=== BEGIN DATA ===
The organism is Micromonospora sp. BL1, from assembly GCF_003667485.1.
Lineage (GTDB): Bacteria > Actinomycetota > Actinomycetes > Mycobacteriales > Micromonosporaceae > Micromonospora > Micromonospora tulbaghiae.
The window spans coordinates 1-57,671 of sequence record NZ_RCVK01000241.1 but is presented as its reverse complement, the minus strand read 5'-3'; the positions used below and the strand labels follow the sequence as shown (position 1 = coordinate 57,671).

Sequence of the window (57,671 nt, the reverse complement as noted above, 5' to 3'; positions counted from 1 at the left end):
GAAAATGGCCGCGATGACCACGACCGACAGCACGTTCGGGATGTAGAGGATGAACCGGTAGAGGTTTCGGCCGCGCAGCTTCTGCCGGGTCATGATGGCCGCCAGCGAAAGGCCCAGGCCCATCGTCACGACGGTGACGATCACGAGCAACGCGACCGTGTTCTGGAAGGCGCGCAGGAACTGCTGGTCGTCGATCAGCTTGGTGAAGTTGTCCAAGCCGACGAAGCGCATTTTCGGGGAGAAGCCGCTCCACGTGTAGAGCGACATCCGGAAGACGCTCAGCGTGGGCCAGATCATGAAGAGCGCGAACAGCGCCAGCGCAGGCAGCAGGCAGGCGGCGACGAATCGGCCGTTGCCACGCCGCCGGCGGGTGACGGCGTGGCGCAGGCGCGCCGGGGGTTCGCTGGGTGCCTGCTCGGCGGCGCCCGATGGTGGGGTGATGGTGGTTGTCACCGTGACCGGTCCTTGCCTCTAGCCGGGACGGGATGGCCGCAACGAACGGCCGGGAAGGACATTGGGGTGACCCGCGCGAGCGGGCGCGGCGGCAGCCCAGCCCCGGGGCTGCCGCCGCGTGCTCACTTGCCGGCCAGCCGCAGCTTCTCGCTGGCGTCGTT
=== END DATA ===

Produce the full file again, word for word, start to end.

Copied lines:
The organism is Micromonospora sp. BL1, from assembly GCF_003667485.1.
Lineage (GTDB): Bacteria > Actinomycetota > Actinomycetes > Mycobacteriales > Micromonosporaceae > Micromonospora > Micromonospora tulbaghiae.
The window spans coordinates 1-57,671 of sequence record NZ_RCVK01000241.1 but is presented as its reverse complement, the minus strand read 5'-3'; the positions used below and the strand labels follow the sequence as shown (position 1 = coordinate 57,671).

Sequence of the window (57,671 nt, the reverse complement as noted above, 5' to 3'; positions counted from 1 at the left end):
GAAAATGGCCGCGATGACCACGACCGACAGCACGTTCGGGATGTAGAGGATGAACCGGTAGAGGTTTCGGCCGCGCAGCTTCTGCCGGGTCATGATGGCCGCCAGCGAAAGGCCCAGGCCCATCGTCACGACGGTGACGATCACGAGCAACGCGACCGTGTTCTGGAAGGCGCGCAGGAACTGCTGGTCGTCGATCAGCTTGGTGAAGTTGTCCAAGCCGACGAAGCGCATTTTCGGGGAGAAGCCGCTCCACGTGTAGAGCGACATCCGGAAGACGCTCAGCGTGGGCCAGATCATGAAGAGCGCGAACAGCGCCAGCGCAGGCAGCAGGCAGGCGGCGACGAATCGGCCGTTGCCACGCCGCCGGCGGGTGACGGCGTGGCGCAGGCGCGCCGGGGGTTCGCTGGGTGCCTGCTCGGCGGCGCCCGATGGTGGGGTGATGGTGGTTGTCACCGTGACCGGTCCTTGCCTCTAGCCGGGACGGGATGGCCGCAACGAACGGCCGGGAAGGACATTGGGGTGACCCGCGCGAGCGGGCGCGGCGGCAGCCCAGCCCCGGGGCTGCCGCCGCGTGCTCACTTGCCGGCCAGCCGCAGCTTCTCGCTGGCGTCGTT